Should Europeans offer their apologies for their colonization?

Should the European apologize for their colonization?

  • Yes

    Votes: 27 11.6%
  • No

    Votes: 134 57.5%
  • No, but educate the European children more about this subject

    Votes: 72 30.9%

  • Total voters
    233
  • This poll will close: .

mark87

Ad Honorem
Jan 2014
2,046
Santiago de Chile
it's an interesting point. When Europeans went all over the world in the colonial period, they didn't respect local laws, but demanded that the locals conformed to theirs. If the locals didn't have paper deeds and titles to property, then it was fair game. In the 19th century, a merchant by the name of Charles Townsend refused to bow and get out of the way of a Japanese daimyo's procession, resulting in hm being cut down, and triggering the Anglo-Satsuma war. In Asia, foreigners in China, Japan and other countries could not be tried under local laws, but rather their own laws.

Even today, there are remnants of this. When Australian tourists get caught smuggling drugs in South East Asia, or a British tourist breaks Egypt's drug laws and gets sentenced to a long prison term as per the local penal code, there are large protests. As in "your laws are barbaric, our nationals shouldn't be bound by them".

If a national of a foreign country broke our drug laws we would expect them, to be punished according to our laws.

So why should immigrants respect our laws if we don't respect theirs?

It's simple - because it's the world we live in today. Generally, it's a principle that you respect the local laws when you travel somewhere. If you take naked selfies on a sacred mountain, take a "memento" from a former death camp, insult the local monarch, or demand that girls get taught separately from boys om a Western society, you get what yo deserve. But the principle runs both ways. If we expect them to respect our ;aws. then we should respect theirs.
It is still a very biased way to look at history, as if only Europeans were the ones to colonize, conquer, subject others to their laws or in general commit misdeeds and atrocities. After reading this piece I went and looked at certain historically processes, The Barbary slave trade was only ended for example when the french conquered said states in north Africa. Are they going to pay reparations for enslaving hundreds of thousands of Europeans? Are the Turks going to pay reparations to people from the Balkans or from eastern Europe for that slave trade? If the world becomes tit for tat then lets put everyone under the microscope not just the affluent western nations. Someone mentioned the reconquista, well forgive me for not feeling more sympathy for the Moores, after all they invaded the Iberian peninsula first and that looked a lot like colonialism and conquest to me, is there any indignation for that?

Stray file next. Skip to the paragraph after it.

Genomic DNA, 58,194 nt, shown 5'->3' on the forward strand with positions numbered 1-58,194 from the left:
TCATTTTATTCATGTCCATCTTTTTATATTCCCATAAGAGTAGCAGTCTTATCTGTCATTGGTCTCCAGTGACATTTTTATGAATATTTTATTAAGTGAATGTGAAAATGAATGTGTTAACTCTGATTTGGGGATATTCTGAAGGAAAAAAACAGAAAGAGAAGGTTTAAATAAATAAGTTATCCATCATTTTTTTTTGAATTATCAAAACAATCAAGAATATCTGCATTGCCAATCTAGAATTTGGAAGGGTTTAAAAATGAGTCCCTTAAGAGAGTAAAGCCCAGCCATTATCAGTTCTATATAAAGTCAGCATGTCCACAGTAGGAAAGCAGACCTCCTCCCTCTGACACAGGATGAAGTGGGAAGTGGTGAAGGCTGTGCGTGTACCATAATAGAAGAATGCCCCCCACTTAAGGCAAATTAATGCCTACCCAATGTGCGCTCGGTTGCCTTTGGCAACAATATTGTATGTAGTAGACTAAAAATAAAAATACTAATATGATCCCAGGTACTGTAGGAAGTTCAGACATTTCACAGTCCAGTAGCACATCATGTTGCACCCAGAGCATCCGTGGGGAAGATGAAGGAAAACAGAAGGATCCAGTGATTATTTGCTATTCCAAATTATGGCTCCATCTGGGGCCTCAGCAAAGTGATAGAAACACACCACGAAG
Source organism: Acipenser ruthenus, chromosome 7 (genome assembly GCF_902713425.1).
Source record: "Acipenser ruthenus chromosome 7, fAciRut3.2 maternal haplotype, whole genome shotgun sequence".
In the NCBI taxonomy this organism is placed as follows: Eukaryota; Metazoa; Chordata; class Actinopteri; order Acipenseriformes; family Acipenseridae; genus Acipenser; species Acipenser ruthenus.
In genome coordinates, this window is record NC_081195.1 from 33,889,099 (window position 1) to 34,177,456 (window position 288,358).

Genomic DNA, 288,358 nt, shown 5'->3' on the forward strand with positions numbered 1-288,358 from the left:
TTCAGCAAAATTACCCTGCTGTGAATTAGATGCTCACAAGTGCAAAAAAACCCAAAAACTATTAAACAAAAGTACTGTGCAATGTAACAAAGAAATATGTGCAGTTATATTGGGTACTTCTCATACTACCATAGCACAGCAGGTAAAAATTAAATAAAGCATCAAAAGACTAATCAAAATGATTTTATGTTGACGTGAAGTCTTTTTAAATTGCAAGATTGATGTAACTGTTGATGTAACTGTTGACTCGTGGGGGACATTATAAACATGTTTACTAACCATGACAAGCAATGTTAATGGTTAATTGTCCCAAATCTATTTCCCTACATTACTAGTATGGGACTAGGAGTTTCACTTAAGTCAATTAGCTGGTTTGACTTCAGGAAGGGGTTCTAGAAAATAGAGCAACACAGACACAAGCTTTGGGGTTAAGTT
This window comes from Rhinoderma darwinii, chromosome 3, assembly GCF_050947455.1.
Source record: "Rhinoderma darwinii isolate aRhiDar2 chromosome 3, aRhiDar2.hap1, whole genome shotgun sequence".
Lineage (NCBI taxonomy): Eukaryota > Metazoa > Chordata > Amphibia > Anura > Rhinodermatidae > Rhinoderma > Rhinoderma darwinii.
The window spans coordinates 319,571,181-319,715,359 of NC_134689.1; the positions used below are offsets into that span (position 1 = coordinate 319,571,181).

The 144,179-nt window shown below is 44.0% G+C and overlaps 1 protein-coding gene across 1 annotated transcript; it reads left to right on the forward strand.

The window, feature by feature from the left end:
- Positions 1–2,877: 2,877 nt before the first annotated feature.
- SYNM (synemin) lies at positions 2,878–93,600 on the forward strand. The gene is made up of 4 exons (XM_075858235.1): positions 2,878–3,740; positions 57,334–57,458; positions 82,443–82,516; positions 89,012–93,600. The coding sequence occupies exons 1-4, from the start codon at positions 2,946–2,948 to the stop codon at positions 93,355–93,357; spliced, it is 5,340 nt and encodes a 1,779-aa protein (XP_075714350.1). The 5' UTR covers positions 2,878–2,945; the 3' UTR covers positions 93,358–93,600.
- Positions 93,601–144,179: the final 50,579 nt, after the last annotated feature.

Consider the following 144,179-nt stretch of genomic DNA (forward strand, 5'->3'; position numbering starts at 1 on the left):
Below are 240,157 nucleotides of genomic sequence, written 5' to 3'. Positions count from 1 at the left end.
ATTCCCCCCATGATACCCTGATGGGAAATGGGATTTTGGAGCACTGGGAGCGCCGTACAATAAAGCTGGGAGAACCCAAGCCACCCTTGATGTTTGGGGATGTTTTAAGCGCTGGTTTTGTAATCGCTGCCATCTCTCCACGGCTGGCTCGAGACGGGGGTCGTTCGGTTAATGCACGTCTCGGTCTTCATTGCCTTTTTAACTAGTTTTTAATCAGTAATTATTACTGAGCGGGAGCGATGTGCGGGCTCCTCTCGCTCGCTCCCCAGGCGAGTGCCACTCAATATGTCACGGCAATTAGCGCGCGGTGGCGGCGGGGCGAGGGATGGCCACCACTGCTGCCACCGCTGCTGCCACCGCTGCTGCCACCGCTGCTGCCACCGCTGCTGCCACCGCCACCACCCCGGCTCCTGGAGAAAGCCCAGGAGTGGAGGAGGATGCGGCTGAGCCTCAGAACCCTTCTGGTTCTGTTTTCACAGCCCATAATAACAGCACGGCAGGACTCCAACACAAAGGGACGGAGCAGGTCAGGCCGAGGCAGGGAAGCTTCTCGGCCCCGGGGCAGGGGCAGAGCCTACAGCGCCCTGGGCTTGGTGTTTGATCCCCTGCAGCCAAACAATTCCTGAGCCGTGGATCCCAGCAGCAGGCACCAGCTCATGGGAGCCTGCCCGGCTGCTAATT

I have no sympathy for westerners who get caught with drugs in countries infamous for their stern drug policies, I don't agree with life imprisonment for small amount of drugs or capital punishment but those are the laws in those nations.
 

Naomasa298

Forum Staff
Apr 2010
33,641
T'Republic of Yorkshire
It is still a very biased way to look at history, as if only Europeans were the ones to colonize, conquer, subject others to their laws or in general commit misdeeds and atrocities. After reading this piece I went and looked at certain historically processes, The Barbary slave trade was only ended for example when the french conquered said states in north Africa. Are they going to pay reparations for enslaving hundreds of thousands of Europeans? Are the Turks going to pay reparations to people from the Balkans or from eastern Europe for that slave trade? If the world becomes tit for tat then lets put everyone under the microscope not just the affluent western nations. Someone mentioned the reconquista, well forgive me for not feeling more sympathy for the Moores, after all they invaded the Iberian peninsula first and that looked a lot like colonialism and conquest to me, is there any indignation for that?
The slave trades are not so much a matter of law but a matter of war. Should apologies be offered? Possibly yes. There's no reason why the trades you mentioned should be exempt from apologies, if one is demanded for the Atlantic slave trade.

The Jesuits enslaved large numbers of Japanese in the 16th century/ Do I expect an apology from the Catholic Church? No, because Hideyoshi reacted by banning them, burning Catholics at the stake and becoming friendly with the Dutch.

I was talking about mutual recognition of laws.
 

sparky

Ad Honorem
Jan 2017
4,478
Sydney
" The Jesuits enslaved large numbers of Japanese in the 16th century "

I was under the impression that Xavier and his brothers converted Japanese "eta" the untouchables of Japanese society ,
following the practice of the apostles in ancient Rome.